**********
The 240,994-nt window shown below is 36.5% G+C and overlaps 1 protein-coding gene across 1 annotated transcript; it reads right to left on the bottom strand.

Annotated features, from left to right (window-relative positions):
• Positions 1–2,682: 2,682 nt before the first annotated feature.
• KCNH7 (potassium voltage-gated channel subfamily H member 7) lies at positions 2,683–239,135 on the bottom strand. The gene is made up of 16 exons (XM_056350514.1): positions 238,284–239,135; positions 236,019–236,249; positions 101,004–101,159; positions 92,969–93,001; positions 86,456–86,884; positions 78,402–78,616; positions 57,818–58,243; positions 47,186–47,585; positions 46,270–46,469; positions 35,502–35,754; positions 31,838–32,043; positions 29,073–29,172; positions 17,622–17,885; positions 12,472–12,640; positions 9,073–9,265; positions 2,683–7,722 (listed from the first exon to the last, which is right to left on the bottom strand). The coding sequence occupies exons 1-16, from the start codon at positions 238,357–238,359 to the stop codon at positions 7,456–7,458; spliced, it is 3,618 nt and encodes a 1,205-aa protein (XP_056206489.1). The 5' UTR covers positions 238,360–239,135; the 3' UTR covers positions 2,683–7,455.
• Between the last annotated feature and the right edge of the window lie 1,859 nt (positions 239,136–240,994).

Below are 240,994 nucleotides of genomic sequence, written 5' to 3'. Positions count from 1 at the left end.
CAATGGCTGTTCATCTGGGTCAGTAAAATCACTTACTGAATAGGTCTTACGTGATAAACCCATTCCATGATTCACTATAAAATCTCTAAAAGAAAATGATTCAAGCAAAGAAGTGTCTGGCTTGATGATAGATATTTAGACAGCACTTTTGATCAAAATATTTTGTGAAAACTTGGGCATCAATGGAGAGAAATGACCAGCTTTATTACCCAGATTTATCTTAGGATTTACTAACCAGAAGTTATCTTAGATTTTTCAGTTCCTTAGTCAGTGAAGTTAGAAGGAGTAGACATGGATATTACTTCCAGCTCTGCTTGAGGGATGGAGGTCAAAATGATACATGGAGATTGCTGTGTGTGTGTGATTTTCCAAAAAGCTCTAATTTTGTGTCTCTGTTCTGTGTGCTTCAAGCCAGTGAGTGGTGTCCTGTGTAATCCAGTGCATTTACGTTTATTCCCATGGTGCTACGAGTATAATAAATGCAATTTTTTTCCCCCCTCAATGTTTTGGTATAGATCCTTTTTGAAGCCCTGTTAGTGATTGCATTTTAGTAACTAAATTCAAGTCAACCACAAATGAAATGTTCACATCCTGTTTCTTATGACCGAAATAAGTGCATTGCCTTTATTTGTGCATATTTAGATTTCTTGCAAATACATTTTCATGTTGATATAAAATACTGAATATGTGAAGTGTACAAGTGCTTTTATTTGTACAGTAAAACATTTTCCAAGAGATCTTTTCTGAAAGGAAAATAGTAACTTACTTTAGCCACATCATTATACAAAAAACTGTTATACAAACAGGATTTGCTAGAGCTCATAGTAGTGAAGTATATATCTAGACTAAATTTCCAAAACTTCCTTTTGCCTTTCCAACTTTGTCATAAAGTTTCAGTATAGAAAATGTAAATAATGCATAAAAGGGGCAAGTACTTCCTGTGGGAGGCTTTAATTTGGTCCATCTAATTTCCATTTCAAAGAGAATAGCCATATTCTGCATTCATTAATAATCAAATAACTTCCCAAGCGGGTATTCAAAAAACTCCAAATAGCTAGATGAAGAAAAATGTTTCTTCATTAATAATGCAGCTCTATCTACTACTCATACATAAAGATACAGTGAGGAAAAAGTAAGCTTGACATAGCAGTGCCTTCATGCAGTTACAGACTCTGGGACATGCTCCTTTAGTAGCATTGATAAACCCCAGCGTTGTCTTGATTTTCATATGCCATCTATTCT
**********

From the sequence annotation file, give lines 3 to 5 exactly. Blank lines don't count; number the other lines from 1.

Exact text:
• Positions 1–2,682: 2,682 nt before the first annotated feature.
• KCNH7 (potassium voltage-gated channel subfamily H member 7) lies at positions 2,683–239,135 on the bottom strand. The gene is made up of 16 exons (XM_056350514.1): positions 238,284–239,135; positions 236,019–236,249; positions 101,004–101,159; positions 92,969–93,001; positions 86,456–86,884; positions 78,402–78,616; positions 57,818–58,243; positions 47,186–47,585; positions 46,270–46,469; positions 35,502–35,754; positions 31,838–32,043; positions 29,073–29,172; positions 17,622–17,885; positions 12,472–12,640; positions 9,073–9,265; positions 2,683–7,722 (listed from the first exon to the last, which is right to left on the bottom strand). The coding sequence occupies exons 1-16, from the start codon at positions 238,357–238,359 to the stop codon at positions 7,456–7,458; spliced, it is 3,618 nt and encodes a 1,205-aa protein (XP_056206489.1). The 5' UTR covers positions 238,360–239,135; the 3' UTR covers positions 2,683–7,455.
• Between the last annotated feature and the right edge of the window lie 1,859 nt (positions 239,136–240,994).